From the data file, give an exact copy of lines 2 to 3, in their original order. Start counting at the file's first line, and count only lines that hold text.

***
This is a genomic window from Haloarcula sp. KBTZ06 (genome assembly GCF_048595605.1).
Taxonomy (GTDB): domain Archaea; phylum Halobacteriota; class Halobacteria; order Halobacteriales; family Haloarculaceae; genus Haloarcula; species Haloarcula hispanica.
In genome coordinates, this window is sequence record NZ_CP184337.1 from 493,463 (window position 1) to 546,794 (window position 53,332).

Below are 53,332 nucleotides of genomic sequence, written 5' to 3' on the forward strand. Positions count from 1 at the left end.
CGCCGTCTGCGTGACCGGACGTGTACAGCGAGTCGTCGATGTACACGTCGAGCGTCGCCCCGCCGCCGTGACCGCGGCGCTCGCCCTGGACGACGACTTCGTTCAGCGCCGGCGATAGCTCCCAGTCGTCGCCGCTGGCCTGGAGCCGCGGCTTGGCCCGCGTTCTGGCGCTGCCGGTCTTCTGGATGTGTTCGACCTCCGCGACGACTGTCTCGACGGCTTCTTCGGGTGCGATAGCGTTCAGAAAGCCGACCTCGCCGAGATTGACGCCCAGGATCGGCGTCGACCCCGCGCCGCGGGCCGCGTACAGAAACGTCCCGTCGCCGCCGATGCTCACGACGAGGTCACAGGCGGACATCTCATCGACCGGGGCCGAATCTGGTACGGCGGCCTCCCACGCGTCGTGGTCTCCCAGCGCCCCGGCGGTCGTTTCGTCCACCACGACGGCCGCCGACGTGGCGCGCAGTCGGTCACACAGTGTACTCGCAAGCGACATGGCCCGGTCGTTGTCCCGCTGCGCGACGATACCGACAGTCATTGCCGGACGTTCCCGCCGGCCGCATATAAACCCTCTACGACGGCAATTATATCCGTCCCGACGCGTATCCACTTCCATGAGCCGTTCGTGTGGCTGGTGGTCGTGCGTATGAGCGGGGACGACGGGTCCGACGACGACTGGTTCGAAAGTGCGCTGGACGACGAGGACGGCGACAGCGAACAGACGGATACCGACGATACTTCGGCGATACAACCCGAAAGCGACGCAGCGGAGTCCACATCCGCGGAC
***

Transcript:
Taxonomy (GTDB): domain Archaea; phylum Halobacteriota; class Halobacteria; order Halobacteriales; family Haloarculaceae; genus Haloarcula; species Haloarcula hispanica.
In genome coordinates, this window is sequence record NZ_CP184337.1 from 493,463 (window position 1) to 546,794 (window position 53,332).